To get around the rules that govern margin trading (which are designed to prevent chaotic markets due to overleverage), LTCM had a deal in place with giant Wall Street brokerage house and financial-services firm Merrill Lynch. In exchange for getting most of LTCM's stock-trading business, Merrill agreed to let LTCM use its balance sheet for these kinds of trades.

They simply agreed to "swap" the value of the spread between Royal Dutch and Shell. If the spread widened, LTCM would lose, and if the spread narrowed (which it had to, eventually), LTCM would win. Merrill could hedge this risk by taking the opposite side of the trade in various derivatives markets, which effectively used its balance sheet to help LTCM achieve tremendous leverage and scale.

By 1996, Merrill had committed $6.5 billion to this kind of financing on behalf of LTCM – an amount equal to Merrill Lynch's entire equity-capital base.

What could possibly go wrong?

As I'm sure you can guess, markets – especially markets that have absorbed tremendous amounts of borrowed money – don't behave rationally. Across LTCM's entire trading book were dozens of bets similar to Royal Dutch/Shell – theoretically risk-free bets. Despite the hedge fund having around $1 trillion in the markets, LTCM's Nobel Prize-winning economists determined that the value of the company's portfolio couldn't decline more than $35 million in any given day.

But then, in August 1998, LTCM lost $553 million in a single day. And across its entire trading book, everything went haywire. As it tried to "unwind" its positions, the size of its trading caused the liquidity in the markets to disappear – even in stocks as big and normally liquid as Shell and Royal Dutch. As a result, the prices for all of these financial assets became more and more irrational. At one point, the spread between Royal Dutch and Shell exploded to roughly 20% – and they're the same company!

You probably know the old saw: If you borrow $5,000 from the bank and can't pay it back, you have a problem. But if you borrow $5 billion from the bank (like LTCM did) and can't pay it back, the bank has a problem.

With the markets going haywire and LTCM's losses mounting ($4 billion in about six weeks), Wall Street's banks circled the wagons and begged the Fed for mercy. First, the banks put up $3.6 billion to cover LTCM's bad debts. The next day, the Federal Reserve's then-Chairman Alan Greenspan cut interest rates. He cut them again two weeks later, an unprecedented move. The "fix" was in. The banks would be bailed out, thanks to the creation of a whole lot of cheap, new credit.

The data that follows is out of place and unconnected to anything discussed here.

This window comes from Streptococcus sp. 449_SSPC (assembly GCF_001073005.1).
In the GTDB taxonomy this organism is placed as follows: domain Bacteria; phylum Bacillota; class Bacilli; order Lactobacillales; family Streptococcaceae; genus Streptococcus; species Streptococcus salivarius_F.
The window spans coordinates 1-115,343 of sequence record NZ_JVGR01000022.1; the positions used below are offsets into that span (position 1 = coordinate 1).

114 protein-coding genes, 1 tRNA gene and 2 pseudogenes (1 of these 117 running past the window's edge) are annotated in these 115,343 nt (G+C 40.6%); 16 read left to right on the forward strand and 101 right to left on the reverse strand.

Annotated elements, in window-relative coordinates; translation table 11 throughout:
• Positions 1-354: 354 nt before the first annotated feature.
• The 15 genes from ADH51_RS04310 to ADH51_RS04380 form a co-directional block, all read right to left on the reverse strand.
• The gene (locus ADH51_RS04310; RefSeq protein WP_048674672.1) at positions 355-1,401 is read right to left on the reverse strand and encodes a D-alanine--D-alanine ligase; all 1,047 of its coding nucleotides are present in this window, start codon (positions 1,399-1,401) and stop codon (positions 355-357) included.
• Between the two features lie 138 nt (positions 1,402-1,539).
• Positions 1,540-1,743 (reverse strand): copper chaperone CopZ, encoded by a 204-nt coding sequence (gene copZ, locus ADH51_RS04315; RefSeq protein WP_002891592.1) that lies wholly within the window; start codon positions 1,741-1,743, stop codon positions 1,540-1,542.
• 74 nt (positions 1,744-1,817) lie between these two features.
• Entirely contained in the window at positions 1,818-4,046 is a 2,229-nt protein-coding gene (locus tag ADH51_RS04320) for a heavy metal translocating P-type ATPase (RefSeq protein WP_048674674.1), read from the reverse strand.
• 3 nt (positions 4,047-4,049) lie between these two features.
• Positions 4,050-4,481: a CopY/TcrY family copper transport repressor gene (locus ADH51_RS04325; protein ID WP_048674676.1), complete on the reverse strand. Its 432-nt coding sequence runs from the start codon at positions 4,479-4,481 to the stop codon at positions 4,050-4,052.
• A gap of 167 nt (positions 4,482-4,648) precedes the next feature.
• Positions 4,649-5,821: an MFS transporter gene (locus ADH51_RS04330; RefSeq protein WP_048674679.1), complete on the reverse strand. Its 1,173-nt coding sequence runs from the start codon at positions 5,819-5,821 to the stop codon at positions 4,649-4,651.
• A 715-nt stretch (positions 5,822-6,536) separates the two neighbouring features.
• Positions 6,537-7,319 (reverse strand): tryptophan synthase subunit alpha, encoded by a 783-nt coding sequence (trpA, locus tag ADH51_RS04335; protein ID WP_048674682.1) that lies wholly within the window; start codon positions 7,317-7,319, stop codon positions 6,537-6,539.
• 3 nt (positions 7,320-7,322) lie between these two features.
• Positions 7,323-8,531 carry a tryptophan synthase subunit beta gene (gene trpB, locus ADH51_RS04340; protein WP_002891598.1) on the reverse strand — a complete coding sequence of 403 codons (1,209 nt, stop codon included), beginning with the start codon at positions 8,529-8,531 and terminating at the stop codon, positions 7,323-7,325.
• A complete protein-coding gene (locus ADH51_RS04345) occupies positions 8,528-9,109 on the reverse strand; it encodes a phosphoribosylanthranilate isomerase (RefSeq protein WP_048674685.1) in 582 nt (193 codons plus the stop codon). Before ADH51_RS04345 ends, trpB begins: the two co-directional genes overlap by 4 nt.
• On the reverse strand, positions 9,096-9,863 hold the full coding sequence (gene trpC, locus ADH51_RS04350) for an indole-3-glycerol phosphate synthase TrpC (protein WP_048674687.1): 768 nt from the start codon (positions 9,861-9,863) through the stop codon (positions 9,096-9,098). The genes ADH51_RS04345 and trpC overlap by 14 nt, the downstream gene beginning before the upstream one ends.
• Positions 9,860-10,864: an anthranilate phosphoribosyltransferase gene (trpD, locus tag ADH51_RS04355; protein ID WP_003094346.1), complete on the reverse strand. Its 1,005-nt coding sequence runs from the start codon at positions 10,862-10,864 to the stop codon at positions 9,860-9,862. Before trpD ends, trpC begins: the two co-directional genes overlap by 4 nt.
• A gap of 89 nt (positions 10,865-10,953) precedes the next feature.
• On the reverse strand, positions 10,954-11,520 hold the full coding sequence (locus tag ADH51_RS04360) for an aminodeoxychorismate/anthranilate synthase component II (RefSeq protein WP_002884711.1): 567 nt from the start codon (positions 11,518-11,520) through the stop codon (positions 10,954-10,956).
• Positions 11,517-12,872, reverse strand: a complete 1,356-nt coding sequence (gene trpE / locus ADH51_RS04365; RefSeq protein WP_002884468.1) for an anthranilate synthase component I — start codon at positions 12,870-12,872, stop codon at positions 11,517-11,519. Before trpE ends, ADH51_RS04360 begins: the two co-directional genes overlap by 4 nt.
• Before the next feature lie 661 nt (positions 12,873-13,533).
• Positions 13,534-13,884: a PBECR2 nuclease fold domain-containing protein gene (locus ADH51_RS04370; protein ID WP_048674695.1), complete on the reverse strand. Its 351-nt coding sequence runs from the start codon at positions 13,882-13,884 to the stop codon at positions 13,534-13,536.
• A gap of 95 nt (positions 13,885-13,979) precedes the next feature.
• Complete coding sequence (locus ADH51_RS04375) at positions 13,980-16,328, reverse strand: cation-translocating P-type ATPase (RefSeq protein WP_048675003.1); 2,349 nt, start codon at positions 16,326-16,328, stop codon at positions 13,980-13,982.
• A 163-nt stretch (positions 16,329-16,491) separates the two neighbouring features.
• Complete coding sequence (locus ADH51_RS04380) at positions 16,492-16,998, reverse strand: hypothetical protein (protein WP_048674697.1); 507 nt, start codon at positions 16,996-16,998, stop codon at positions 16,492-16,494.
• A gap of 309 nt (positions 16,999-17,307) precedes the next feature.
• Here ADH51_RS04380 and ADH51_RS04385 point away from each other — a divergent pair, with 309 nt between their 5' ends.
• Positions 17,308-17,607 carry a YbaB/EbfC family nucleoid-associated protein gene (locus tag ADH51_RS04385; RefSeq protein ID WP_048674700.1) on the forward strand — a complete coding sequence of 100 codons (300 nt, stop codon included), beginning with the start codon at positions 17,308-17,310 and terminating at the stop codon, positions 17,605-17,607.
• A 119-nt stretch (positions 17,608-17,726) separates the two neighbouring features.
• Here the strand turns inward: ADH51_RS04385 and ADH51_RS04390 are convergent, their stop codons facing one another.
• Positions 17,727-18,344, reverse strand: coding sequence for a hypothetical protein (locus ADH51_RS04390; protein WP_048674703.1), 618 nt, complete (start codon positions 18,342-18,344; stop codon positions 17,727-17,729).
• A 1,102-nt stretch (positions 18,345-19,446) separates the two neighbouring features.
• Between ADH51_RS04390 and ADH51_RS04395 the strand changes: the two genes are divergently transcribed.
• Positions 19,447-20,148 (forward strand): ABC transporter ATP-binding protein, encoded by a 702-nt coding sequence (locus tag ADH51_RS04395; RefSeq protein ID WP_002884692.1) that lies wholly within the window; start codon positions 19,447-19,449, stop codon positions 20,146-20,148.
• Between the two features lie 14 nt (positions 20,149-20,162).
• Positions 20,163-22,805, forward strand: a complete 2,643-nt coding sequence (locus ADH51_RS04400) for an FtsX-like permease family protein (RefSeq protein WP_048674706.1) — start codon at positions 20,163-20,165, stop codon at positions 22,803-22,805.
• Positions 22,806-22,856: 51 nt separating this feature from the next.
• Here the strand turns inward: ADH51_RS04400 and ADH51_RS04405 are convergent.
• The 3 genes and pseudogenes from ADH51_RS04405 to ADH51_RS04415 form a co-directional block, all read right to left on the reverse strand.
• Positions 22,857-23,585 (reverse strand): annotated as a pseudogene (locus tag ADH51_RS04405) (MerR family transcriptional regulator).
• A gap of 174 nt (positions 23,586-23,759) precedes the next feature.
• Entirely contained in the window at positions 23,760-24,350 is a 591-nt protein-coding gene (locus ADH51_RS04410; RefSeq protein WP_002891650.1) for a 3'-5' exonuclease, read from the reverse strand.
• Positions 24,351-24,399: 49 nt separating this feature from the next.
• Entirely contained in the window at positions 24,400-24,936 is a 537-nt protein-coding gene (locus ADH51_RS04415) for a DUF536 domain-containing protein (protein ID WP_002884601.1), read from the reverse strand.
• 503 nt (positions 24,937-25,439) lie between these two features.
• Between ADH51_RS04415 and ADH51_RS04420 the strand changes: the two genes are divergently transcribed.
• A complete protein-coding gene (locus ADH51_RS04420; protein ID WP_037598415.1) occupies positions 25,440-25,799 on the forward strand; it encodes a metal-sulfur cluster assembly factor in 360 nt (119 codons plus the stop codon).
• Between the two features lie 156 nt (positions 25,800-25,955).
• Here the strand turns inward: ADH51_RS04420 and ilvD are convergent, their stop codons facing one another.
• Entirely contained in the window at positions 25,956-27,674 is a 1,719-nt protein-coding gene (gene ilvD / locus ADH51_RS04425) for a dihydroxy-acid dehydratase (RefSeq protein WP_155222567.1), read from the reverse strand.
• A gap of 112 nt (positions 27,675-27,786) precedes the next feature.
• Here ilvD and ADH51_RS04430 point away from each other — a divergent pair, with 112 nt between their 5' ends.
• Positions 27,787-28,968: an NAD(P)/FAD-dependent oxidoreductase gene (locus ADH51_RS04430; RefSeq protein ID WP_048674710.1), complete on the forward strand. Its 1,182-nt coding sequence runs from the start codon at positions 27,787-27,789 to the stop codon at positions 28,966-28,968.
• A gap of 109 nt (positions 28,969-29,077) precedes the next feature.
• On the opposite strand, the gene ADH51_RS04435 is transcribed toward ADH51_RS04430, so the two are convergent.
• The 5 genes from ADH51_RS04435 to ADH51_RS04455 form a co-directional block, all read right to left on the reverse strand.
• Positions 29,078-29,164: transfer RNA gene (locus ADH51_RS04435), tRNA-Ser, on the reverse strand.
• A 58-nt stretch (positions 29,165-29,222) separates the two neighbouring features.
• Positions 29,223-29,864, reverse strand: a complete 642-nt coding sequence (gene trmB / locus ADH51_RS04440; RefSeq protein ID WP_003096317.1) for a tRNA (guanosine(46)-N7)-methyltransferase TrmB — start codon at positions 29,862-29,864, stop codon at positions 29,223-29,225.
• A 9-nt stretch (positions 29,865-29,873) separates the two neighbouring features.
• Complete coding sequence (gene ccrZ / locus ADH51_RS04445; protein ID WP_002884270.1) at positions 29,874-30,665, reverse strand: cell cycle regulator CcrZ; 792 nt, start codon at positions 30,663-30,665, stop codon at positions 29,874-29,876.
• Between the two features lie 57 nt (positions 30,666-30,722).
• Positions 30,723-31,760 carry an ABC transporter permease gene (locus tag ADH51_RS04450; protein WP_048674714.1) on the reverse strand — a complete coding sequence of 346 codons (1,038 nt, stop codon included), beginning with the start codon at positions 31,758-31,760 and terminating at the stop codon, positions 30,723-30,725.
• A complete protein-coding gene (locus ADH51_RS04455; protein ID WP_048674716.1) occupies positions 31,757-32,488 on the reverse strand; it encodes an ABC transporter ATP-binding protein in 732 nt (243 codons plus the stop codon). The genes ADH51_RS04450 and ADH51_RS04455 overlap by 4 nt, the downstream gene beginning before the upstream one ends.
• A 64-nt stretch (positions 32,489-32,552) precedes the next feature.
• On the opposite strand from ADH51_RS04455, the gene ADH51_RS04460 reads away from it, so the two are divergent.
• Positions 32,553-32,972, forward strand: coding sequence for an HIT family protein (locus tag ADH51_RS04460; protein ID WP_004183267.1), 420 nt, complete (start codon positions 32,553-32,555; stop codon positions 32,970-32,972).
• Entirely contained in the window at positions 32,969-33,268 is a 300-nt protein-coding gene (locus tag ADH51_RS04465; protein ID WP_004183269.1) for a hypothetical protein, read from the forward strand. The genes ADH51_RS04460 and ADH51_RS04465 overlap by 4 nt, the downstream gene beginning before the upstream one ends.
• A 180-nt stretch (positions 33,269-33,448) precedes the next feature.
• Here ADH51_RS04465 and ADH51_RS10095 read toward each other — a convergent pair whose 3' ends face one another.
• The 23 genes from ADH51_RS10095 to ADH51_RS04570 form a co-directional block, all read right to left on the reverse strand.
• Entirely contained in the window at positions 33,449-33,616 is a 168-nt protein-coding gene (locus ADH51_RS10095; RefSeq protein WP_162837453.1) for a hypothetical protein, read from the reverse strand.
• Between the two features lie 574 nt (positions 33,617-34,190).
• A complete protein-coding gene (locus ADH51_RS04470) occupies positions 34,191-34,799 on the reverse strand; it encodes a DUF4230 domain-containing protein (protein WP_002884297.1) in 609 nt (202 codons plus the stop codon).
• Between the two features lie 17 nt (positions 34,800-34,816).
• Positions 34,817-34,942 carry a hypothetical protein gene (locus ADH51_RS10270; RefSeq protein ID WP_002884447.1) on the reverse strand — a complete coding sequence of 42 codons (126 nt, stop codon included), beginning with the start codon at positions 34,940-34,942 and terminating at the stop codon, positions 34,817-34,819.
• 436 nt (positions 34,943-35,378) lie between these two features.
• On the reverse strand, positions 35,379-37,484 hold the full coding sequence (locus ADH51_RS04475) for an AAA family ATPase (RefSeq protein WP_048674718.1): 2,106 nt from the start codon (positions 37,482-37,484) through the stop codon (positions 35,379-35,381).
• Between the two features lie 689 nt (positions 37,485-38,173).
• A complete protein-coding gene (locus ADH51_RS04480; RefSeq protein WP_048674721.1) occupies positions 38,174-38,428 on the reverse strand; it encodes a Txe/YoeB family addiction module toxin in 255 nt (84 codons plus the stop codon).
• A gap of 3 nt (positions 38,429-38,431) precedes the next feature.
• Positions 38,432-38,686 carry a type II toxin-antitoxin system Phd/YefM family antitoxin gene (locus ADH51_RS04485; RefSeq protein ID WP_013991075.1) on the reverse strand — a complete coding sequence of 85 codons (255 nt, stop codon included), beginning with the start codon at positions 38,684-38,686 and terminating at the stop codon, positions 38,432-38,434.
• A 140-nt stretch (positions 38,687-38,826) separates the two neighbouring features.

Just like that, as liquidity and calm returned to the markets, the value of LTCM's trading book began to increase. The portfolio was up 10% almost immediately. The banks ultimately recouped their entire $3.6 billion investment when they liquidated the portfolio in early 2000.

The moral of the story?

Lots of new credit can fix just about any leveraged financial institution, as long as its underlying assets have enough residual value.

That's the secret behind what has happened at Fannie Mae and Freddie Mac. Sure, the firm had more than $200 billion in losses. But it also had trillions of dollars in mortgages. And as the Fed pursued the greatest expansion of money and credit in the history of our country, liquidity returned to the mortgage markets. When it did, these legacy financial assets soared in value. By around 2012, it was clear that not only would Fannie and Freddie earn a profit again... they would soon produce hundreds of billions in profits.

What do you guess happened next?

Blatant Theft by a Desperate and Tapped-Out Government

Before we get to what happened next, let's rewind to 2008. During the mass bailouts, the government encouraged most of the bailout beneficiaries – the Troubled Asset Relief Program ("TARP") banks – to repay the debts as soon as possible. And most of the TARP banks did just that.

This payback playbook had two notable outliers: Fannie Mae and Freddie Mac, the government-sponsored entities ("GSEs") that guarantee more than 60% of all residential mortgages in the United States. They were doomed to follow a different script... complete with lawsuits, lies, and cover-ups. This month, we'll go through the details... and show you one of the most interesting risk-versus-reward setups we've ever seen.

In the wake of the mortgage meltdown, the U.S. government created a brand-new entity – the Federal Housing Finance Agency ("FHFA") – to regulate the GSEs and orchestrate a bailout.